private SingletonClass(){};
  public static SingletonClass getInstance(){return INSTANCE;}
}

You can call the object as ”SingletonClass.getInstance()” and it gives you more flexibility around the API.

From Java 1.5, the best approach according to Joshua Bloch, is using the enum type.

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public enum SingletonClass {
  INSTANCE;
}

You can call the object as ”SingletonClass.INSTANCE”, very similar to the first solution shown. This approach appears to be the best especially when you need to deal with Serialization and Synchronization.

In JavaScript, it’s of course possible to implement this pattern as in Java. That is how the code can look:

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var SingletonClass = (function(){
  function SingletonClass() {
      //do stuff
  }
  var instance;

  return = {
      getInstance: function(){
          if (instance === undefined) {
              instance = new SingletonClass();
          }
          return instance;
      };
  }
})();

You can call the object as SingletonClass.getInstance(). The code looks really similar to the way the Singleton used to be implemented in Java, where the main problem is dealing with Threads & Synchronized blocks (having a similar code in Java, it will cause an issue in an environment with multiple threads).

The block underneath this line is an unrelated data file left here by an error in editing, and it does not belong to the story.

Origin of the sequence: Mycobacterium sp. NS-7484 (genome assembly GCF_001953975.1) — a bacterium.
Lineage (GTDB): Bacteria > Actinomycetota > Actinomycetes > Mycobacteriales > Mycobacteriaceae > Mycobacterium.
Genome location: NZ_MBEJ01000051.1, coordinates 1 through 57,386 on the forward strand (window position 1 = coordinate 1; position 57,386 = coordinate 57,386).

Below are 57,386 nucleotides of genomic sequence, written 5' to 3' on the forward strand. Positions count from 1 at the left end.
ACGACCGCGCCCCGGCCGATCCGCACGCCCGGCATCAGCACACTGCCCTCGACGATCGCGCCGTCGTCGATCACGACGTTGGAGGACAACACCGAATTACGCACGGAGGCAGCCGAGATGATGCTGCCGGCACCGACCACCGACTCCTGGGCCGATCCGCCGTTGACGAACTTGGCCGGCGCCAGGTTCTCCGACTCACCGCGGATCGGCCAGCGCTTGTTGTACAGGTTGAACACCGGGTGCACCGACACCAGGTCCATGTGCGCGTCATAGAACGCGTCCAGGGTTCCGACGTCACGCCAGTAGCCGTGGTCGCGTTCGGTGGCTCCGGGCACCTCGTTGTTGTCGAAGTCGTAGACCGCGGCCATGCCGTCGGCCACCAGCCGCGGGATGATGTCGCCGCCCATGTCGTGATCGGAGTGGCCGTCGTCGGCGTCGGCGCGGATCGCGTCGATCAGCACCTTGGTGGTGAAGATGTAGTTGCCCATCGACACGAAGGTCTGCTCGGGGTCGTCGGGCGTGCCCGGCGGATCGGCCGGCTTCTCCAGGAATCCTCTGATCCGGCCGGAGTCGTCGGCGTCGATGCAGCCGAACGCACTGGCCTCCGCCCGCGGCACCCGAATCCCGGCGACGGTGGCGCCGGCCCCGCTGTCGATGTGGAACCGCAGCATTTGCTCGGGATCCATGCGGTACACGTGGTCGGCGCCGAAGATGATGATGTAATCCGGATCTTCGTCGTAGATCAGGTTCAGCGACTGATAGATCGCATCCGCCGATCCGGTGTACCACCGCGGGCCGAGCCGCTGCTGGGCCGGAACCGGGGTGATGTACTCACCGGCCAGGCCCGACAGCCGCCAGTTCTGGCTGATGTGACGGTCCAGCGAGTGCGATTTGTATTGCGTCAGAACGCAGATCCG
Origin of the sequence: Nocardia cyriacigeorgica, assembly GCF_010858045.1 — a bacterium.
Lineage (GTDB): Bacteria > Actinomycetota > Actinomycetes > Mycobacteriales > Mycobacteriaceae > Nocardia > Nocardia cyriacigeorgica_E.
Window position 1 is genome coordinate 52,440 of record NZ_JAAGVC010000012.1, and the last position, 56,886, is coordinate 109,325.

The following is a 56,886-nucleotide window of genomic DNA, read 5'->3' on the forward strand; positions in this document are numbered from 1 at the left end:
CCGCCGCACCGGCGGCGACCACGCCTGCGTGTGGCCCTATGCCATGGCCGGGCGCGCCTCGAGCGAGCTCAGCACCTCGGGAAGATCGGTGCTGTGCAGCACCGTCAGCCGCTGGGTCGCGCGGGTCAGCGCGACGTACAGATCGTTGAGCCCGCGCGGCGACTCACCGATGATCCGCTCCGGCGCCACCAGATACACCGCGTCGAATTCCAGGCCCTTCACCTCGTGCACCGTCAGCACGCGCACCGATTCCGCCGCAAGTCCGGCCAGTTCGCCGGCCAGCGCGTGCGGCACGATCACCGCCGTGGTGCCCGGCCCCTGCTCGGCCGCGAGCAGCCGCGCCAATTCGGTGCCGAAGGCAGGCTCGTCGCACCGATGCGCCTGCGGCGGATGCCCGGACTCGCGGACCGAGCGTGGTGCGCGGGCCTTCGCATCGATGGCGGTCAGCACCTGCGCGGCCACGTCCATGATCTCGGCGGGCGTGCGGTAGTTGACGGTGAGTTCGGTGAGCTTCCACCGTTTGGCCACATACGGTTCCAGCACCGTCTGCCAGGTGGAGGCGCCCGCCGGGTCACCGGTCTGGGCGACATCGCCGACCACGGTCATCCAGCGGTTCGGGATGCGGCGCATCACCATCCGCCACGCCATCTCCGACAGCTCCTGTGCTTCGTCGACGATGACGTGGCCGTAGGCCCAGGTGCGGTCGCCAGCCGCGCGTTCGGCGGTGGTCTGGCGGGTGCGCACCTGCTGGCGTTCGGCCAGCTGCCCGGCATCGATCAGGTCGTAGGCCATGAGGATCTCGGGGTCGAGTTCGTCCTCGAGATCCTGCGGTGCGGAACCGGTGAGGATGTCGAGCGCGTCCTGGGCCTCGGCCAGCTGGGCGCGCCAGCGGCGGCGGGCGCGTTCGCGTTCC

JavaScript fortunately is single-threaded, so we don’t need to worry about this kind of problems.

For more info, you can read the article from the wiki.

Reasons Why I Wrote the Plugin Jquery Asynchronous Image Loader (JAIL)

The need for a plugin that loads images asynchronously comes from the will of improving the page load time and making the user experience enjoyable/acceptable when there are heavy images in a page. When there are images on a page, the browser makes HTTP requests to download them and in case there are many of them and they have large size, it can take a while to load the rest of the page. The user will see the content below the images with some delay and the user experience won’t be that pleasant.

In mobile sites, I find this problem quite critical, as the user will especially feel the effects of this delay.

Deferring the loading of the images can be the solution and that’s what my plugin is about.

Before to have started writing it though, I researched on the net if there was something already that could solve my issue. Well, of course someone else has already thought about this problem and has already implemented something good. That’s what I found: